and Turkey (since 1920) and an interrogation and torture space (during the German occupation of Greece). In 1955-68, it was used by the army for the last time; it now accommodates the Byzantine Museum of Argos, local corporations and also serves as an exhibition space.[25] The Municipal Neoclassical Market building (unofficially the "Kamares", i.e. arches, from the arches that it boasts), built in 1889, which is located next to Dimokratias square, is one of the finest samples of modern Argos' masterly architecture, in Ernst Ziller style. The elongated, two corridor, preservable building accommodates small shops.[26] The Kapodistrian school, in central Argos. Built by architect Labros Zavos in 1830, as part of Kapodistrias' efforts to provide places of education to the Greek people, it could accommodate up to 300 students. However, technical difficulties led to its decay, until it was restored several times, the last of which being in 1932. Today, its neoclassical character is evident, with the building housing the 1st elementary school of the town.[27] The old Town Hall, built during the time of Kapodistrias in 1830, which originally served as a Justice of the peace, the Dimogerontia of Argos, an Arm of Carabineers and a prison. From 1987 to 2012, it housed the Town Hall which is now located in Kapodistriou street. The House of philhellene Thomas Gordon, built in 1829 that served as an all-girls school, a dance school and was home to the 4th Greek artillery regiment. Today it accommodates the French Institute of Athens
(Institut Français d' Athènes).[28] The House of Spyridon Trikoupis
Spyridon Trikoupis
(built in 1900), where the politician was born and spent his childhood. Also located in the estate, which is not open to public, is the Saint Charalambos
Saint Charalambos
chapel where Trikoupis was baptized.[29] The House of general Tsokris, important military fighter in the Greek revolution of 1821 and later assemblyman of Argos. The temple of Agios Konstadinos, one of the very few remaining buildings in Argos
dating from the Ottoman Greece
era. It is estimated to have been built in the 1570-1600 period, with a minaret also having existed in its premises. It served as a mosque and an Ottoman cemetery up to 1871, when it was declared a Christian temple.[30] The chambered tombs of the Aspidos hill. The Hellinikon Pyramid. Dating back to late 4th B.C., there exist many theories as to the purpose it served (tumulus, fortress). Together with the widely accepted scientific chronology, there are some people who claim it was built shortly after the Pharaoh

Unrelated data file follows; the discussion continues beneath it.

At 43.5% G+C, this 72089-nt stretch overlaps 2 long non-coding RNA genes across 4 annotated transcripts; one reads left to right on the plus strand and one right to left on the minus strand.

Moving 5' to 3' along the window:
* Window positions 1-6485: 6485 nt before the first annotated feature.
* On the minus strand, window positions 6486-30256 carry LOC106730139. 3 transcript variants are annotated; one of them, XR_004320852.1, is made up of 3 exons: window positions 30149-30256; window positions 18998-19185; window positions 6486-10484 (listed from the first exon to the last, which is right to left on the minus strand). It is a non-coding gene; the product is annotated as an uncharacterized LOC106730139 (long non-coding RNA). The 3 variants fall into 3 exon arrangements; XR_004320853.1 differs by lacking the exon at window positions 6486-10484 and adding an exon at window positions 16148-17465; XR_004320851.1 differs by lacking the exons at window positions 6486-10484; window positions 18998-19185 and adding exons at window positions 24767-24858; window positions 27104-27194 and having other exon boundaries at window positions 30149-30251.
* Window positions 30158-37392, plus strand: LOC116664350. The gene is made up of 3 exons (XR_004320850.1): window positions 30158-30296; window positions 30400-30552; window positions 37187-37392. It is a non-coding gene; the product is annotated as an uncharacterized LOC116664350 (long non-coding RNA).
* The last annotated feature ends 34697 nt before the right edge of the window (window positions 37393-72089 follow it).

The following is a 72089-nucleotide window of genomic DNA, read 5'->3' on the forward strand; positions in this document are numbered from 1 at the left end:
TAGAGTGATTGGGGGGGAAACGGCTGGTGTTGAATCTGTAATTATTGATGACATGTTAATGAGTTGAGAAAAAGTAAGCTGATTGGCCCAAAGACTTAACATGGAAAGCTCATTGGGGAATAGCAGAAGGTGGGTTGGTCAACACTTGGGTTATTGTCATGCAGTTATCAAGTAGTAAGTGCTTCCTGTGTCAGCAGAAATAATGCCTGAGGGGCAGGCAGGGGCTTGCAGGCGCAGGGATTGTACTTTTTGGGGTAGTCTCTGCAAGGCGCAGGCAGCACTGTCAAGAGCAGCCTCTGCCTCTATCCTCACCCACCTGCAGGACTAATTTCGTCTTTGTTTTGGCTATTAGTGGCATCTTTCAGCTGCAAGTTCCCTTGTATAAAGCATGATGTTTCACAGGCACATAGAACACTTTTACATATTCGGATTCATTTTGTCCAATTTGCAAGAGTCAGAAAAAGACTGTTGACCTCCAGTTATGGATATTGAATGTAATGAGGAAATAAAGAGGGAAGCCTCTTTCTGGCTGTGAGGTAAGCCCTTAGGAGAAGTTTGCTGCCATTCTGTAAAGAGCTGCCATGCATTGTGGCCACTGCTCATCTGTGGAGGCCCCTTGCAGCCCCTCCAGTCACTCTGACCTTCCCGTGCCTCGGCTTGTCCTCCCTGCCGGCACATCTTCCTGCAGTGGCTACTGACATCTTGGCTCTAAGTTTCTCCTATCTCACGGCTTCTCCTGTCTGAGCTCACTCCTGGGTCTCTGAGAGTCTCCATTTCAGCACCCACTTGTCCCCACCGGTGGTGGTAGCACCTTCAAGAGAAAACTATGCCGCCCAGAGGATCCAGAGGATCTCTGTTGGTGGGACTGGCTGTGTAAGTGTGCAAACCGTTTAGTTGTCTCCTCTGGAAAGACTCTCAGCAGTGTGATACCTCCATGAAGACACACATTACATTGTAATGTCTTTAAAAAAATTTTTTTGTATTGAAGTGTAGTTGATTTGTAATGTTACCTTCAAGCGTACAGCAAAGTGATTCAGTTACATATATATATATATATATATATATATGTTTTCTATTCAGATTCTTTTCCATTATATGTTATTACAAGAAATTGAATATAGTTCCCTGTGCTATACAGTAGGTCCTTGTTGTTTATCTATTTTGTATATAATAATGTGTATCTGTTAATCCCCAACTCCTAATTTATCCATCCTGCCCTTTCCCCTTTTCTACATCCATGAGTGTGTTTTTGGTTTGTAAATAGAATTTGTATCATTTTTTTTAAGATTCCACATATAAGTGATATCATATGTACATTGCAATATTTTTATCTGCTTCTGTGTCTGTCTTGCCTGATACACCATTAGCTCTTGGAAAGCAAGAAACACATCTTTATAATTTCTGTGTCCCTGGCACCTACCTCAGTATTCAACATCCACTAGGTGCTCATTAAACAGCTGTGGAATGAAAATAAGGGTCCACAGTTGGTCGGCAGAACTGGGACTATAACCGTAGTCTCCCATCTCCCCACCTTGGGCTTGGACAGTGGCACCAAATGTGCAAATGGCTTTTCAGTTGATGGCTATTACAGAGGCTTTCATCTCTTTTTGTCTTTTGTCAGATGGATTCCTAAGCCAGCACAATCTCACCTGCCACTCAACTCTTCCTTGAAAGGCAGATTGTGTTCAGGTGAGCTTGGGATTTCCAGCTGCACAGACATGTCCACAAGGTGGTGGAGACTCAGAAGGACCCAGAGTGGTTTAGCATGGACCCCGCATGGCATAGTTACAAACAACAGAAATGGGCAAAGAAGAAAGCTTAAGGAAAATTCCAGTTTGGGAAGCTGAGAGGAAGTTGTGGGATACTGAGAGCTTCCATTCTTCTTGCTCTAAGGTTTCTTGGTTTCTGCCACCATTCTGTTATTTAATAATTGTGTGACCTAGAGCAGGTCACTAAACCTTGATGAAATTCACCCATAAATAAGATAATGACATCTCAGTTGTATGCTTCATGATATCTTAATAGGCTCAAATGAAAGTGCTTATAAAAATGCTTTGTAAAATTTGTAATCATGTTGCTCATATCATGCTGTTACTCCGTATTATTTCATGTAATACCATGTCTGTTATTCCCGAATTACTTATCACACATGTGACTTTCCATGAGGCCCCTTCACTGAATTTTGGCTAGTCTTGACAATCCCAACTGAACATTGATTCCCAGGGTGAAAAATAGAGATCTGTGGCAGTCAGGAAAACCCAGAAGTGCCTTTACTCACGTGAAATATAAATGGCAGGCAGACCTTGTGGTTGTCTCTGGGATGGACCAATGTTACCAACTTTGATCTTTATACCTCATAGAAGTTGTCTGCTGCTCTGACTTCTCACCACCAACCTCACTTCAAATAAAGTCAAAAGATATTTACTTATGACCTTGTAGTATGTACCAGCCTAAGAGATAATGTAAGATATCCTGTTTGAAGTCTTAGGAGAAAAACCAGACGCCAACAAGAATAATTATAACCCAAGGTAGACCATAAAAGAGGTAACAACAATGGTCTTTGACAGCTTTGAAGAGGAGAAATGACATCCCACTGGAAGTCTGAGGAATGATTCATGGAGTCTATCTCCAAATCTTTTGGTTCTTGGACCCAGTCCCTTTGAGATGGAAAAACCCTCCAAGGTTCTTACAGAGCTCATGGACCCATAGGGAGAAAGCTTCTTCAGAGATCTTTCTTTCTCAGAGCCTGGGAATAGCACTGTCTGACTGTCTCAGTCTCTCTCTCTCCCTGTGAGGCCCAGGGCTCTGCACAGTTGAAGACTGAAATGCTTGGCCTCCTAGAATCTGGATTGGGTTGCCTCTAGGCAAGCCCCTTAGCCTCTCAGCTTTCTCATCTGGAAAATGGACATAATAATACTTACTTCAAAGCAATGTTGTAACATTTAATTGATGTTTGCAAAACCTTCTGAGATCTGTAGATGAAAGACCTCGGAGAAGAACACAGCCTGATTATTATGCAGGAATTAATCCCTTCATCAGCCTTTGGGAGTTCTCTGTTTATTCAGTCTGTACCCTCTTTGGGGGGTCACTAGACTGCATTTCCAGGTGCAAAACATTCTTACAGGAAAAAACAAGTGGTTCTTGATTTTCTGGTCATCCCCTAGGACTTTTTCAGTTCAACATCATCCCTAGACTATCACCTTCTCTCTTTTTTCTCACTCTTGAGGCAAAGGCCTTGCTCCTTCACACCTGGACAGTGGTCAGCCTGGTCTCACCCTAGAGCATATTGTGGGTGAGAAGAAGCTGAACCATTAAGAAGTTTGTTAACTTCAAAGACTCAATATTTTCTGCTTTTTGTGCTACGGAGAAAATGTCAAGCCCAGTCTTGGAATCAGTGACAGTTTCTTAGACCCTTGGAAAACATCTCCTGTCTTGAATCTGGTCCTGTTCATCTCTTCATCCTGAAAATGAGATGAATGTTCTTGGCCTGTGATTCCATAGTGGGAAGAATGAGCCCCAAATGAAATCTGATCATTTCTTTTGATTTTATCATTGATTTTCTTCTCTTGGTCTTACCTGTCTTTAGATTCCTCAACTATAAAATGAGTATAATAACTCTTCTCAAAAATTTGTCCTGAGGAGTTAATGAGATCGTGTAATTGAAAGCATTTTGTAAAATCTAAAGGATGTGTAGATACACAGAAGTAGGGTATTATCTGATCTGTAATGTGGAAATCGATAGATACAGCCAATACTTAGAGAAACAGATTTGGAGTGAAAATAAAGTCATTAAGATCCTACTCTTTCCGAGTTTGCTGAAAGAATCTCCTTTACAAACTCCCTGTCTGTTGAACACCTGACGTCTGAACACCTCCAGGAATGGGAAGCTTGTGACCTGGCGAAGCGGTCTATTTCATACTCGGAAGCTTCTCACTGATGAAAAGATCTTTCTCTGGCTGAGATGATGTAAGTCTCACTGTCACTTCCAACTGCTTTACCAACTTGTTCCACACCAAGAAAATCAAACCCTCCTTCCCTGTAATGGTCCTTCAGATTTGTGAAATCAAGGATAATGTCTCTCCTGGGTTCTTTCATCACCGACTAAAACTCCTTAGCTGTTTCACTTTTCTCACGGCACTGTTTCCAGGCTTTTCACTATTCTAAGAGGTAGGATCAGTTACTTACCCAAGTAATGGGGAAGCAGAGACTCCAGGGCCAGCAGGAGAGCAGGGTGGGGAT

tomb, i.e. the Great Pyramid of Giza, thus a symbol of the excellent relationship the citizens of Argos
had with Egypt.

A great number of archaeological findings, dating from the prehistoric ages, can be found at the Argos
museum, housed at the old building of Dimitrios Kallergis
Dimitrios Kallergis
at Saint Peter's square. The Argos
airport, located in an homonymous area (Aerodromio) in the outskirts of the city is also worth mentioning. The area it covers was created in 1916-1917 and was greatly used during the Greco-Italian War
Greco-Italian War
and for the training of new Kaberos school aviators for the Hellenic Air Force Academy. It also constituted an important benchmark in the organization of the Greek air forces in southern Greece. Furthermore, the airport was used by the Germans
for the release of their aerial troops during the Battle of Crete. It was last used as a landing/take off point for spray planes (for agricultural purposes in the olive tree cultivations) up until 1985.[31] Transportation[edit]

The railway station

is connected via regular bus services with neighbouring areas as well as Athens. In addition, taxi stands can be found at the Agios Petros as well as the Laiki Agora square. The city also has a railway station which, at the moment, remains closed due to an indefinite halt to all railway services in the Peloponnese
area by the Hellenic Railways Organisation. However, in late 2014, it was announced that the station would open up again, as part of an expansion of the Athens suburban railway in Argos, Nafplio
and Korinthos.[32][33] Education[edit] Argos